Thursday, April 9, 2020

Thread Pairings for Long Arm Quilting: What Are YOUR Favorites?

My "quilting time" yesterday was spent cleaning, oiling and warming up my long arm machine so I could do 10 minutes or so of practice scribble quilting, oiling my maple butcher block cutting table with Boos Oil (haven't done that in a LONG time, since the table has been completely covered with piles of fabric!), and winding an assortment of bobbins for my long arm machine.  

Practice Scribble "Warmups" and Tension Testing

One of the things that feels newfangled to me about longarm quilting (as opposed to domestic sewing machine best practices) is how many professional longarm quilters routinely pair different threads in the needle and bobbin rather than sticking with the same thread top and bobbin as is usually recommended for domestic sewing machines.  If YOU are a long arm quilter reading this, please let me know in the comments what YOUR favorite thread pairings are.  I am all in favor of learning from other quilters' experience when possible!

When I was struggling with a variegated 40 weight cotton King Tut thread last Fall, someone somewhere told me to try using 50 weight matte polyester So Fine thread in the bobbin with my King Tut, and although that sounded very risqué to me -- polyester with cotton!  50 weight with 40 weight! -- but I gave it a try and my stitches looked MUCH better front and back with that combination.  Who knew?!  

Thread Pairing Possibilities: So Fine, YLI Machine Quilting Cotton, Bottom Line, Glide, and King Tut

Although I know that a 40 weight thread isn't ideal for dense quilting or for designs requiring backtracking, I do own quite a bit of those delicious variegated 40 weight cotton quilting threads in my stash, both large cones of Superior's King Tut as well as YLI's 40 weight cotton Machine Quilting Thread, which looks and behaves the same in my machine as the King Tut.  I am considering using a few of these threads on my Spirit Song quilt, but I only had black, white, and neutral So Fine on my shelf, and none of those options are very good for blending with the top threads.  Superior's web site said that they were not currently shipping orders due to the pandemic situation (and I did not even think to look on Amazon, duh) -- so I went to APQS dealer Quilted Joy's online store to see whether she carried So Fine.  She didn't, but she had Bottom Line 60 weight polyester and I know that thread is another favorite staple thread of many longarm quilters, so I ordered some Bottom Line cones that would coordinate with my 40 weight cotton variegated threads and that's what you see in the photo above.  [From left to right, the 50 weight matte polyester Superior's So Fine is the off-white thread cone in the back row, the horizontal spools in front are all the 40 weight cotton YLI Machine Quilting thread; the pink, peach, light blue, and solid periwinkle cones are all the 60 weight polyester Superior's Bottom Line, the darker blue cone at center back is 40 weight trilobal polyester Fil-Tec's Glide, and the two cones of blue and purple variegated thread are 40 weight cotton Superior's King Tut.]

Glide 40 wt Trilobal Polyester on Left, Bottom Line 60 wt Polyester on Right
I was delighted with how quickly my package of Bottom Line threads showed up after I'd ordered them from Quilted Joy, but I had mistakenly believed that Bottom Line was a matte polyester thread like So Fine when I ordered it.  I was surprised by its slick surface ( as opposed to the "grabby" texture of a matte thread) and slight sheen, and not sure whether the Bottom Line would be a good pairing with my 40 weight cotton threads, after all.  As you see in the photo above, Bottom Line is not hyper-shiny like Glide thread, but it's definitely not matte like So Fine, as shown in the photo below:

So Fine 50 wt Matte Polyester on Left, Bottom Line 60 wt Polyester on Right
Here's an example of two threads I was hoping to use together, the variegated King Tut in the needle and the solid periwinkle Bottom Line in the bobbin:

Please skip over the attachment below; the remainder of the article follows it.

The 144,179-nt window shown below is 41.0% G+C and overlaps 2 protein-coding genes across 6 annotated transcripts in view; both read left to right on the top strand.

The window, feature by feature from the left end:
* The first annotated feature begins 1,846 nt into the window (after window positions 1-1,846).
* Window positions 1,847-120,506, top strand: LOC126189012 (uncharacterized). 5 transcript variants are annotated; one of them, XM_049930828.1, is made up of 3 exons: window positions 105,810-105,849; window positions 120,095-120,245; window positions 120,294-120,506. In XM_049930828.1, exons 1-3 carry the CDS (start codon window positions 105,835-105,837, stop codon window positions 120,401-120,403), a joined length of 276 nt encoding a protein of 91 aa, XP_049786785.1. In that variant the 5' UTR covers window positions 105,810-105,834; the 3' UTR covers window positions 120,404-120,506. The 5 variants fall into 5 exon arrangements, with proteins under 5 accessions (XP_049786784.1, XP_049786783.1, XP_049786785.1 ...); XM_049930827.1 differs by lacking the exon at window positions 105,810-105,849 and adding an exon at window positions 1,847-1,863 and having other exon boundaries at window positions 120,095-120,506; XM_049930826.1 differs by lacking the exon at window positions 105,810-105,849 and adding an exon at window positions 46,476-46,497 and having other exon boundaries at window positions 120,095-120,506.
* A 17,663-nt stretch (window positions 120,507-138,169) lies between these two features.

40 wt Cotton King Tut on Left, Bottom Line 60 wt Polyester on Right
There is a HUGE size difference between these two threads, for one thing.  The 60 weight Bottom Line is a LOT skinnier than the 50 weight So Fine, and WAY, way skinnier than the 40 weight King Tut.  I know a lot of longarm quilters like to use a slightly lighter weight thread in the bobbin for a variety of reasons (more thread fits on a bobbin so bobbins last longer before running out, and lighter weight threads not creating as much buildup and stiffness with dense quilting, for instance), but is heavy 40 weight combined with hair-thin 60 weight too extreme of a combination?  

Then, about that surface texture thing.  I know that a matte thread with a microscopic roughness to the surface can be kind of "grabby" -- grabbing at the top thread when the two threads lock together in the needle hole to form a stitch, grabbing at Minky backing or batting and pulling it up through the needle hole, in some instances.  What I'm not sure of is whether, all else being equal, is it best to pair a grabby top thread like King Tut with a grabby bobbin thread like So Fine, or would I get better stitches if I paired the grabby top thread with a slick bobbin thread like So Fine or Glide?  After all, the visual impact of two different thread sheens is nil since the bobbin thread is only on the back of the quilt and the needle thread is only on the front.  One combination that I did NOT think to try with my 40 weight cotton thread is putting 40 weight Glide (slick, shiny polyester) in the bobbin.  Hmmm...

Anyway, while my longarm machine was warming up (running for 10-15 minutes with the bobbin removed and the needle unthreaded past the takeup lever, to distribute the drop of oil I'd placed in the hook race and to wake Millie up from her long winter's nap), I wound a bunch of bobbins and organized them in plastic bobbin cases so I'd know what kind of thread each one was.

M-Class Bobbins, Organized and Ready to Go

I wound those two bobbins with King Tut during an earlier, unsuccessful experiment -- but I can't bear to just waste the thread, so they stay wound with King Tut until I run out of empty bobbins!  I've got one case set up for matte threads (I am planning to try Aurifil 50 weight cotton in the top and bobbin at some point, since Lisa Calle told us in class that's her favorite quilting thread), and the Glide 60 and Glide 40 sections in the other case have been labeled in anticipation that I'll be trying those threads in the bobbin in the future, too.  I did use Glide 40 in the top and bobbin successfully previously, but not since I switched my machine from the L size "Smart Bobbin" to the bigger M-Class bobbins.  I also have an assortment of Magna-Glide and SuperBob prewound bobbins in my stash, so I feel like I'm ready to play now.